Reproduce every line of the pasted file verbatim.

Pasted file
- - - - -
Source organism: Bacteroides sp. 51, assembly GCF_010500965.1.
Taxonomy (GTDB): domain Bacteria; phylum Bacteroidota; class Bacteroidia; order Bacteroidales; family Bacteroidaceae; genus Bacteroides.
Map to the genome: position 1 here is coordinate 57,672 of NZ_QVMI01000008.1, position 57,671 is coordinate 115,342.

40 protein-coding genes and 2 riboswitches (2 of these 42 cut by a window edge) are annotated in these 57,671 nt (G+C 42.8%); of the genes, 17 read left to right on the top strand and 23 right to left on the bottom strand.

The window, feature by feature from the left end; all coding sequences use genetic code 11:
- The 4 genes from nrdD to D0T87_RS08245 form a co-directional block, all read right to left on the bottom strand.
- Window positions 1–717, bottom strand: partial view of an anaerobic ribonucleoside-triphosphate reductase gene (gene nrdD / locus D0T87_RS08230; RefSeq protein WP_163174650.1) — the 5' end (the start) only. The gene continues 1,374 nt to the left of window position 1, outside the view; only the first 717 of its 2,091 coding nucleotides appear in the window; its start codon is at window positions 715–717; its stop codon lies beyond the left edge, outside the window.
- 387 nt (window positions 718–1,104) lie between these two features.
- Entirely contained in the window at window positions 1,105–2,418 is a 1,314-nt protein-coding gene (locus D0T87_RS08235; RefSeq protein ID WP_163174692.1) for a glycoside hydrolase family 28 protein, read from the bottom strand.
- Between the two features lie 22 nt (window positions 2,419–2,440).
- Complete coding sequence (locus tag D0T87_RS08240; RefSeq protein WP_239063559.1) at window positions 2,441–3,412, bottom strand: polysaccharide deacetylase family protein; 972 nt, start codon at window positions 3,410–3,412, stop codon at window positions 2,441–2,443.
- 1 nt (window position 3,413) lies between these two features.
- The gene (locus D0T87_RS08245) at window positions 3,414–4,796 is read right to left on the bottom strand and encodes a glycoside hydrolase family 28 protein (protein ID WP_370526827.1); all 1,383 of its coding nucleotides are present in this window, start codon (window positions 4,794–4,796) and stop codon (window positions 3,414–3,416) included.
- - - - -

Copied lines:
Source organism: Bacteroides sp. 51, assembly GCF_010500965.1.
Taxonomy (GTDB): domain Bacteria; phylum Bacteroidota; class Bacteroidia; order Bacteroidales; family Bacteroidaceae; genus Bacteroides.
Map to the genome: position 1 here is coordinate 57,672 of NZ_QVMI01000008.1, position 57,671 is coordinate 115,342.

40 protein-coding genes and 2 riboswitches (2 of these 42 cut by a window edge) are annotated in these 57,671 nt (G+C 42.8%); of the genes, 17 read left to right on the top strand and 23 right to left on the bottom strand.

The window, feature by feature from the left end; all coding sequences use genetic code 11:
- The 4 genes from nrdD to D0T87_RS08245 form a co-directional block, all read right to left on the bottom strand.
- Window positions 1–717, bottom strand: partial view of an anaerobic ribonucleoside-triphosphate reductase gene (gene nrdD / locus D0T87_RS08230; RefSeq protein WP_163174650.1) — the 5' end (the start) only. The gene continues 1,374 nt to the left of window position 1, outside the view; only the first 717 of its 2,091 coding nucleotides appear in the window; its start codon is at window positions 715–717; its stop codon lies beyond the left edge, outside the window.
- 387 nt (window positions 718–1,104) lie between these two features.
- Entirely contained in the window at window positions 1,105–2,418 is a 1,314-nt protein-coding gene (locus D0T87_RS08235; RefSeq protein ID WP_163174692.1) for a glycoside hydrolase family 28 protein, read from the bottom strand.
- Between the two features lie 22 nt (window positions 2,419–2,440).
- Complete coding sequence (locus tag D0T87_RS08240; RefSeq protein WP_239063559.1) at window positions 2,441–3,412, bottom strand: polysaccharide deacetylase family protein; 972 nt, start codon at window positions 3,410–3,412, stop codon at window positions 2,441–2,443.
- 1 nt (window position 3,413) lies between these two features.
- The gene (locus D0T87_RS08245) at window positions 3,414–4,796 is read right to left on the bottom strand and encodes a glycoside hydrolase family 28 protein (protein ID WP_370526827.1); all 1,383 of its coding nucleotides are present in this window, start codon (window positions 4,794–4,796) and stop codon (window positions 3,414–3,416) included.